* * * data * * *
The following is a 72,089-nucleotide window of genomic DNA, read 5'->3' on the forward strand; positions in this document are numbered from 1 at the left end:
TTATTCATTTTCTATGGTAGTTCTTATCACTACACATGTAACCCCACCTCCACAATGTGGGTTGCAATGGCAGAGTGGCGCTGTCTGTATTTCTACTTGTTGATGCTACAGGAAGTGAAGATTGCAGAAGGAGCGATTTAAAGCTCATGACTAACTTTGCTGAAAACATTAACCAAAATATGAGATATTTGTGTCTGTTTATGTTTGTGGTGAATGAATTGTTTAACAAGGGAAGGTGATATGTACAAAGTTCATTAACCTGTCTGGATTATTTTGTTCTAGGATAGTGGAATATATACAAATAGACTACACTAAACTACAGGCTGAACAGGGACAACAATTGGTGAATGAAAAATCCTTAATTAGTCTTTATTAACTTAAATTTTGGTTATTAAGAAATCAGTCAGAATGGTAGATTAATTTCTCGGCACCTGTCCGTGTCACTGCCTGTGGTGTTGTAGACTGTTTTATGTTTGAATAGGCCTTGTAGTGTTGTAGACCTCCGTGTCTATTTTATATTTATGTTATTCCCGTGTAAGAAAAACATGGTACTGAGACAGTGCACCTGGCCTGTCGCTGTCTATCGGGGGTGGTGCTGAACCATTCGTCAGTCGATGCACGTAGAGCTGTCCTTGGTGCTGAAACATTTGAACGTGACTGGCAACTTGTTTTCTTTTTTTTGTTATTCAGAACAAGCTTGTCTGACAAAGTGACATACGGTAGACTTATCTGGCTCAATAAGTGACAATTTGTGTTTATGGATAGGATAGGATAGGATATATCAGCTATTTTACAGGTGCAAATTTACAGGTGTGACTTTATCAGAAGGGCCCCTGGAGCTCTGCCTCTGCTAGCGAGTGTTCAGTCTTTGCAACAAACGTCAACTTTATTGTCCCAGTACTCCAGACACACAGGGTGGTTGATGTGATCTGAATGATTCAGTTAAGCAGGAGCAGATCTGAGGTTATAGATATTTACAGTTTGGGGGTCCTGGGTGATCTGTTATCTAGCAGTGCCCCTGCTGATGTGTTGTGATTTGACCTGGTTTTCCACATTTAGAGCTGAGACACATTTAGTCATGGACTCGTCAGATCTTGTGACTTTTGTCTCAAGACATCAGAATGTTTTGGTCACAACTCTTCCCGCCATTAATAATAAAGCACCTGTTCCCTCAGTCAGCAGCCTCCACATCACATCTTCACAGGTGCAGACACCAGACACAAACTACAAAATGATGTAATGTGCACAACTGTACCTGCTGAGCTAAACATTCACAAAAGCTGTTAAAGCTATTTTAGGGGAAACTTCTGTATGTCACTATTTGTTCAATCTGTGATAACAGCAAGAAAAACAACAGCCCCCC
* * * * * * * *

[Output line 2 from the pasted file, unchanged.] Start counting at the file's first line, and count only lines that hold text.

TTATTCATTTTCTATGGTAGTTCTTATCACTACACATGTAACCCCACCTCCACAATGTGGGTTGCAATGGCAGAGTGGCGCTGTCTGTATTTCTACTTGTTGATGCTACAGGAAGTGAAGATTGCAGAAGGAGCGATTTAAAGCTCATGACTAACTTTGCTGAAAACATTAACCAAAATATGAGATATTTGTGTCTGTTTATGTTTGTGGTGAATGAATTGTTTAACAAGGGAAGGTGATATGTACAAAGTTCATTAACCTGTCTGGATTATTTTGTTCTAGGATAGTGGAATATATACAAATAGACTACACTAAACTACAGGCTGAACAGGGACAACAATTGGTGAATGAAAAATCCTTAATTAGTCTTTATTAACTTAAATTTTGGTTATTAAGAAATCAGTCAGAATGGTAGATTAATTTCTCGGCACCTGTCCGTGTCACTGCCTGTGGTGTTGTAGACTGTTTTATGTTTGAATAGGCCTTGTAGTGTTGTAGACCTCCGTGTCTATTTTATATTTATGTTATTCCCGTGTAAGAAAAACATGGTACTGAGACAGTGCACCTGGCCTGTCGCTGTCTATCGGGGGTGGTGCTGAACCATTCGTCAGTCGATGCACGTAGAGCTGTCCTTGGTGCTGAAACATTTGAACGTGACTGGCAACTTGTTTTCTTTTTTTTGTTATTCAGAACAAGCTTGTCTGACAAAGTGACATACGGTAGACTTATCTGGCTCAATAAGTGACAATTTGTGTTTATGGATAGGATAGGATAGGATATATCAGCTATTTTACAGGTGCAAATTTACAGGTGTGACTTTATCAGAAGGGCCCCTGGAGCTCTGCCTCTGCTAGCGAGTGTTCAGTCTTTGCAACAAACGTCAACTTTATTGTCCCAGTACTCCAGACACACAGGGTGGTTGATGTGATCTGAATGATTCAGTTAAGCAGGAGCAGATCTGAGGTTATAGATATTTACAGTTTGGGGGTCCTGGGTGATCTGTTATCTAGCAGTGCCCCTGCTGATGTGTTGTGATTTGACCTGGTTTTCCACATTTAGAGCTGAGACACATTTAGTCATGGACTCGTCAGATCTTGTGACTTTTGTCTCAAGACATCAGAATGTTTTGGTCACAACTCTTCCCGCCATTAATAATAAAGCACCTGTTCCCTCAGTCAGCAGCCTCCACATCACATCTTCACAGGTGCAGACACCAGACACAAACTACAAAATGATGTAATGTGCACAACTGTACCTGCTGAGCTAAACATTCACAAAAGCTGTTAAAGCTATTTTAGGGGAAACTTCTGTATGTCACTATTTGTTCAATCTGTGATAACAGCAAGAAAAACAACAGCCCCCC